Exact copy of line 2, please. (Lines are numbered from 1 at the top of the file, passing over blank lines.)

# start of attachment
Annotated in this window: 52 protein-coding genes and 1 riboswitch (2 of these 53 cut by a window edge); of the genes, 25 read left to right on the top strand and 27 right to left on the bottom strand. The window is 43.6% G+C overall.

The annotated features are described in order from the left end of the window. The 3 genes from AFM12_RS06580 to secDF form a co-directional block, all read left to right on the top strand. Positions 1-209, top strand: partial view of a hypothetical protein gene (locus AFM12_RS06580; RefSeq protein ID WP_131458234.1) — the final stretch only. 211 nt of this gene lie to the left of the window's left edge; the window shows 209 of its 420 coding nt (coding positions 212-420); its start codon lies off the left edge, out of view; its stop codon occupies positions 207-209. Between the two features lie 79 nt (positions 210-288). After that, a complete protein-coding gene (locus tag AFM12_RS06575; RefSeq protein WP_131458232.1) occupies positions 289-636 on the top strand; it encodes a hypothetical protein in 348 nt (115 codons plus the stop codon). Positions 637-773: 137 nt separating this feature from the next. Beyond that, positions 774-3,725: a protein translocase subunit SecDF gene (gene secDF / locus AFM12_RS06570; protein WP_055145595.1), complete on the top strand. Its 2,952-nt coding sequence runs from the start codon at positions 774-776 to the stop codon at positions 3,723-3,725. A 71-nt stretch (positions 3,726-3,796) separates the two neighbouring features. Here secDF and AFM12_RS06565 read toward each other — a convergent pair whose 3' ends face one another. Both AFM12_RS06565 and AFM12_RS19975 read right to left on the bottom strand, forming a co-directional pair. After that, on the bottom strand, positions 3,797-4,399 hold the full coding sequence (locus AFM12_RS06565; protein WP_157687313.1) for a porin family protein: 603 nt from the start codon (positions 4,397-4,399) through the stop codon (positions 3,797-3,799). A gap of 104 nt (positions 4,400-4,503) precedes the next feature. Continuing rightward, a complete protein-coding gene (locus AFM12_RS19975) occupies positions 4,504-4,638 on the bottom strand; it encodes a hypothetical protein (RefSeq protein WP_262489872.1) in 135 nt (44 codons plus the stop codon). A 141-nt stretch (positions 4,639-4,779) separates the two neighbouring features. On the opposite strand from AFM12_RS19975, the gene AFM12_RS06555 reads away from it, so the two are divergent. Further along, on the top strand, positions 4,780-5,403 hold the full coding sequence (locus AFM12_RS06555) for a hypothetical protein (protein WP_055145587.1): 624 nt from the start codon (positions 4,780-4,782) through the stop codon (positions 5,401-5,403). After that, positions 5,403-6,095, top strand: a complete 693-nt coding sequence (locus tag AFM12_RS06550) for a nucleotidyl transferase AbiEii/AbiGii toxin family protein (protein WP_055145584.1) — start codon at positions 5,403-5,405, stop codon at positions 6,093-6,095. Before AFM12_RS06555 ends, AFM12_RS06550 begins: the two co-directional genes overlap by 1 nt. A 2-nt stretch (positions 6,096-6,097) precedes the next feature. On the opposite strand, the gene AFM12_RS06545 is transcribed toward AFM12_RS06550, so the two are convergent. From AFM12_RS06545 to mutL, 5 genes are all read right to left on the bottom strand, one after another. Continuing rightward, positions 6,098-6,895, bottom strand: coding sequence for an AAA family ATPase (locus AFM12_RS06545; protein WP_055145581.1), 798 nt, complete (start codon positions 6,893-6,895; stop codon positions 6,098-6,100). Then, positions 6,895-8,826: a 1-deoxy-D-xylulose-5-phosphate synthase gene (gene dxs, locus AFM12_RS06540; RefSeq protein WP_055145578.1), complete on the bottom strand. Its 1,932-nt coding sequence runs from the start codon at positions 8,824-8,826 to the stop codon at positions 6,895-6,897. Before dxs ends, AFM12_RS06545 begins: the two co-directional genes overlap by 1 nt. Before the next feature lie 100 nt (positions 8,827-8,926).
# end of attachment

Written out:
The annotated features are described in order from the left end of the window. The 3 genes from AFM12_RS06580 to secDF form a co-directional block, all read left to right on the top strand. Positions 1-209, top strand: partial view of a hypothetical protein gene (locus AFM12_RS06580; RefSeq protein ID WP_131458234.1) — the final stretch only. 211 nt of this gene lie to the left of the window's left edge; the window shows 209 of its 420 coding nt (coding positions 212-420); its start codon lies off the left edge, out of view; its stop codon occupies positions 207-209. Between the two features lie 79 nt (positions 210-288). After that, a complete protein-coding gene (locus tag AFM12_RS06575; RefSeq protein WP_131458232.1) occupies positions 289-636 on the top strand; it encodes a hypothetical protein in 348 nt (115 codons plus the stop codon). Positions 637-773: 137 nt separating this feature from the next. Beyond that, positions 774-3,725: a protein translocase subunit SecDF gene (gene secDF / locus AFM12_RS06570; protein WP_055145595.1), complete on the top strand. Its 2,952-nt coding sequence runs from the start codon at positions 774-776 to the stop codon at positions 3,723-3,725. A 71-nt stretch (positions 3,726-3,796) separates the two neighbouring features. Here secDF and AFM12_RS06565 read toward each other — a convergent pair whose 3' ends face one another. Both AFM12_RS06565 and AFM12_RS19975 read right to left on the bottom strand, forming a co-directional pair. After that, on the bottom strand, positions 3,797-4,399 hold the full coding sequence (locus AFM12_RS06565; protein WP_157687313.1) for a porin family protein: 603 nt from the start codon (positions 4,397-4,399) through the stop codon (positions 3,797-3,799). A gap of 104 nt (positions 4,400-4,503) precedes the next feature. Continuing rightward, a complete protein-coding gene (locus AFM12_RS19975) occupies positions 4,504-4,638 on the bottom strand; it encodes a hypothetical protein (RefSeq protein WP_262489872.1) in 135 nt (44 codons plus the stop codon). A 141-nt stretch (positions 4,639-4,779) separates the two neighbouring features. On the opposite strand from AFM12_RS19975, the gene AFM12_RS06555 reads away from it, so the two are divergent. Further along, on the top strand, positions 4,780-5,403 hold the full coding sequence (locus AFM12_RS06555) for a hypothetical protein (protein WP_055145587.1): 624 nt from the start codon (positions 4,780-4,782) through the stop codon (positions 5,401-5,403). After that, positions 5,403-6,095, top strand: a complete 693-nt coding sequence (locus tag AFM12_RS06550) for a nucleotidyl transferase AbiEii/AbiGii toxin family protein (protein WP_055145584.1) — start codon at positions 5,403-5,405, stop codon at positions 6,093-6,095. Before AFM12_RS06555 ends, AFM12_RS06550 begins: the two co-directional genes overlap by 1 nt. A 2-nt stretch (positions 6,096-6,097) precedes the next feature. On the opposite strand, the gene AFM12_RS06545 is transcribed toward AFM12_RS06550, so the two are convergent. From AFM12_RS06545 to mutL, 5 genes are all read right to left on the bottom strand, one after another. Continuing rightward, positions 6,098-6,895, bottom strand: coding sequence for an AAA family ATPase (locus AFM12_RS06545; protein WP_055145581.1), 798 nt, complete (start codon positions 6,893-6,895; stop codon positions 6,098-6,100). Then, positions 6,895-8,826: a 1-deoxy-D-xylulose-5-phosphate synthase gene (gene dxs, locus AFM12_RS06540; RefSeq protein WP_055145578.1), complete on the bottom strand. Its 1,932-nt coding sequence runs from the start codon at positions 8,824-8,826 to the stop codon at positions 6,895-6,897. Before dxs ends, AFM12_RS06545 begins: the two co-directional genes overlap by 1 nt. Before the next feature lie 100 nt (positions 8,827-8,926).